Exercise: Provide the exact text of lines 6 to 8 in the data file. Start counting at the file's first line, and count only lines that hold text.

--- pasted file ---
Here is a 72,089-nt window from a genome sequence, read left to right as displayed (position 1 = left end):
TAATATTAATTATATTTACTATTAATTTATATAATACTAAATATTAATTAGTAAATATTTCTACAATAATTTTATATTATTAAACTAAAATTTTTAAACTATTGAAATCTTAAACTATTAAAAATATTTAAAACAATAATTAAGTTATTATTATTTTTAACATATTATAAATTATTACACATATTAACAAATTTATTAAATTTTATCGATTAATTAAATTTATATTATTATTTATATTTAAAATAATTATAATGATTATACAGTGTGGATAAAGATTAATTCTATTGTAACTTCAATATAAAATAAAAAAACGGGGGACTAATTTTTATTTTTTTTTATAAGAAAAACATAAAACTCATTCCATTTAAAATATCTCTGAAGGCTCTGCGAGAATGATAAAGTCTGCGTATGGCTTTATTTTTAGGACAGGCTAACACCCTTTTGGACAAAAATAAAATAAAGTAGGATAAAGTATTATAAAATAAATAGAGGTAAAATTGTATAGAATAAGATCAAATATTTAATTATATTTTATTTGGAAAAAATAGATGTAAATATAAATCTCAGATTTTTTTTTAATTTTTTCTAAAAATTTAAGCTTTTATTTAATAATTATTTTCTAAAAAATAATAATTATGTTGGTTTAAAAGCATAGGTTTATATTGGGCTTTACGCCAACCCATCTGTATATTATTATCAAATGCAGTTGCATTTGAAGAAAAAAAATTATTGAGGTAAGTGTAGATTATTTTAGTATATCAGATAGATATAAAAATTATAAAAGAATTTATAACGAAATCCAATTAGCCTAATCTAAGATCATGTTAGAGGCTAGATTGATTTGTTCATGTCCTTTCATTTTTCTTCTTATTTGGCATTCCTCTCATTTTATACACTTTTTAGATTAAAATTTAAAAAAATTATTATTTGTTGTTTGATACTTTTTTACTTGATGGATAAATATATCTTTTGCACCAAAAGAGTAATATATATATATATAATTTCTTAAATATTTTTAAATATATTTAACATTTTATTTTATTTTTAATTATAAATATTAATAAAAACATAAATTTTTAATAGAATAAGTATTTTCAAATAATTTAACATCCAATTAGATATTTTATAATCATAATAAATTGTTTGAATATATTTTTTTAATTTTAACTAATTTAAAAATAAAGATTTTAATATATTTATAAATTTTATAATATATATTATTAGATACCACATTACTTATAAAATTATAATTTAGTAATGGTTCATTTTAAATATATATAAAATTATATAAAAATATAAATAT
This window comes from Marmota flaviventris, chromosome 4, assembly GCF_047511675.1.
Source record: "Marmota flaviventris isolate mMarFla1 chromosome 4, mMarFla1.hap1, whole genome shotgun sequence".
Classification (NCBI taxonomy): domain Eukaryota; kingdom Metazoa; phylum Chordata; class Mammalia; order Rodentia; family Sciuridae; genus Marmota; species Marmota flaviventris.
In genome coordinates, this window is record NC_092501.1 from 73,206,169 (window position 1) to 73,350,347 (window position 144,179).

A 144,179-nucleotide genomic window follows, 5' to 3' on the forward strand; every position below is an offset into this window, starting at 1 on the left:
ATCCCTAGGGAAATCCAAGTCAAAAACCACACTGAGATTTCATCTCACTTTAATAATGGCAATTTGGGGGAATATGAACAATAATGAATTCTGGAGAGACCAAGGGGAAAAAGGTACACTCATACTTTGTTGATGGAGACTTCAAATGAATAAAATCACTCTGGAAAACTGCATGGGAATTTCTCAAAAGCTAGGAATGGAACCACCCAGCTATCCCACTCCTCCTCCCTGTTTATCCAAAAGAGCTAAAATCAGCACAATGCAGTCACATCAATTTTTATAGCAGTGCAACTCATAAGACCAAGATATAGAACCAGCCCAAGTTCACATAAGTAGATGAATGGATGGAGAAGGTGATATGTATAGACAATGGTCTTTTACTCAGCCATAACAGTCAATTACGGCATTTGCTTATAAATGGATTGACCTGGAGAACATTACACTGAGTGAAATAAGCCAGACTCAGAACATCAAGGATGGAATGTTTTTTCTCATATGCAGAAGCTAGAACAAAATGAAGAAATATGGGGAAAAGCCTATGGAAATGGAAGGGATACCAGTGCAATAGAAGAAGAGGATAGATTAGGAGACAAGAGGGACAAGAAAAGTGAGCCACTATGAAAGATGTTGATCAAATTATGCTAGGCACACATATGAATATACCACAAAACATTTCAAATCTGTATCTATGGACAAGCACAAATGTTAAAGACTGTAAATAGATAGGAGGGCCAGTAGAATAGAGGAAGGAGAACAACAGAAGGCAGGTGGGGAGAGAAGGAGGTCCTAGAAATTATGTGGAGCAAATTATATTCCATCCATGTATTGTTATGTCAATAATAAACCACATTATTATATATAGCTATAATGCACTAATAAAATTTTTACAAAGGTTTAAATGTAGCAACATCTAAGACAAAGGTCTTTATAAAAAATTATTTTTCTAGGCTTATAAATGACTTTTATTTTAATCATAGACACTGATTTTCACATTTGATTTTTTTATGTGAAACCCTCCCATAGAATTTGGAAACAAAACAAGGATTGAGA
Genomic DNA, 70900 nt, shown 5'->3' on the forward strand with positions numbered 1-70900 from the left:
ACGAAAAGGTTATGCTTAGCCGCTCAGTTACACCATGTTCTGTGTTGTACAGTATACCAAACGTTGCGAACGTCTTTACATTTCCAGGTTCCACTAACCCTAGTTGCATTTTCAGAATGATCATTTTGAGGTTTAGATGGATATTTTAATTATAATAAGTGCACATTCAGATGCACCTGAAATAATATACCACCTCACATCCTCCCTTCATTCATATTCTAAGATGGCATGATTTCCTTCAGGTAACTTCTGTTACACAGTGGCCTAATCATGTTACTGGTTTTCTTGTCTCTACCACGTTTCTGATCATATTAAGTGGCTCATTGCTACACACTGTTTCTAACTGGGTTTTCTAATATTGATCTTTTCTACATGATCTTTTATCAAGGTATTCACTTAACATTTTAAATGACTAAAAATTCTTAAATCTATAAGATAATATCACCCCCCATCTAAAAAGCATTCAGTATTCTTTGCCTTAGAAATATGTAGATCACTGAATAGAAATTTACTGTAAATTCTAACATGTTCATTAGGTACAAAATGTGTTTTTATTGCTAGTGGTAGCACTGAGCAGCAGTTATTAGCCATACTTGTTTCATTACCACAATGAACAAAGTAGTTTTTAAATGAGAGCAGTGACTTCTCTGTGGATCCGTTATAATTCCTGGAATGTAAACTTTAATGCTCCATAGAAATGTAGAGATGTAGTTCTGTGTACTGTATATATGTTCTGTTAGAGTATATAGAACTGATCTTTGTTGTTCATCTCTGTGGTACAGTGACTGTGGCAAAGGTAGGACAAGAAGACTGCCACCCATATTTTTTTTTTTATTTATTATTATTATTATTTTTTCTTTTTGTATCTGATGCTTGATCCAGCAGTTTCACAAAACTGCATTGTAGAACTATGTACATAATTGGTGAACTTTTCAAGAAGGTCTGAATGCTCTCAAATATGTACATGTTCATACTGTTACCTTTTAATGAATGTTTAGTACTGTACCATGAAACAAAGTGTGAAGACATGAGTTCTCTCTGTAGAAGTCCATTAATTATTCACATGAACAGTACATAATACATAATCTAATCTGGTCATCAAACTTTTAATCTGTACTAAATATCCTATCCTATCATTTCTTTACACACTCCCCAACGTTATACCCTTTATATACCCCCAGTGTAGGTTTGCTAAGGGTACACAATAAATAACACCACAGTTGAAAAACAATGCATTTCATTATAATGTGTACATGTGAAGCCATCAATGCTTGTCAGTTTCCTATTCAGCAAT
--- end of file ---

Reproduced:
In genome coordinates, this window is record NC_092501.1 from 73,206,169 (window position 1) to 73,350,347 (window position 144,179).

A 144,179-nucleotide genomic window follows, 5' to 3' on the forward strand; every position below is an offset into this window, starting at 1 on the left:
ATCCCTAGGGAAATCCAAGTCAAAAACCACACTGAGATTTCATCTCACTTTAATAATGGCAATTTGGGGGAATATGAACAATAATGAATTCTGGAGAGACCAAGGGGAAAAAGGTACACTCATACTTTGTTGATGGAGACTTCAAATGAATAAAATCACTCTGGAAAACTGCATGGGAATTTCTCAAAAGCTAGGAATGGAACCACCCAGCTATCCCACTCCTCCTCCCTGTTTATCCAAAAGAGCTAAAATCAGCACAATGCAGTCACATCAATTTTTATAGCAGTGCAACTCATAAGACCAAGATATAGAACCAGCCCAAGTTCACATAAGTAGATGAATGGATGGAGAAGGTGATATGTATAGACAATGGTCTTTTACTCAGCCATAACAGTCAATTACGGCATTTGCTTATAAATGGATTGACCTGGAGAACATTACACTGAGTGAAATAAGCCAGACTCAGAACATCAAGGATGGAATGTTTTTTCTCATATGCAGAAGCTAGAACAAAATGAAGAAATATGGGGAAAAGCCTATGGAAATGGAAGGGATACCAGTGCAATAGAAGAAGAGGATAGATTAGGAGACAAGAGGGACAAGAAAAGTGAGCCACTATGAAAGATGTTGATCAAATTATGCTAGGCACACATATGAATATACCACAAAACATTTCAAATCTGTATCTATGGACAAGCACAAATGTTAAAGACTGTAAATAGATAGGAGGGCCAGTAGAATAGAGGAAGGAGAACAACAGAAGGCAGGTGGGGAGAGAAGGAGGTCCTAGAAATTATGTGGAGCAAATTATATTCCATCCATGTATTGTTATGTCAATAATAAACCACATTATTATATATAGCTATAATGCACTAATAAAATTTTTACAAAGGTTTAAATGTAGCAACATCTAAGACAAAGGTCTTTATAAAAAATTATTTTTCTAGGCTTATAAATGACTTTTATTTTAATCATAGACACTGATTTTCACATTTGATTTTTTTATGTGAAACCCTCCCATAGAATTTGGAAACAAAACAAGGATTGAGA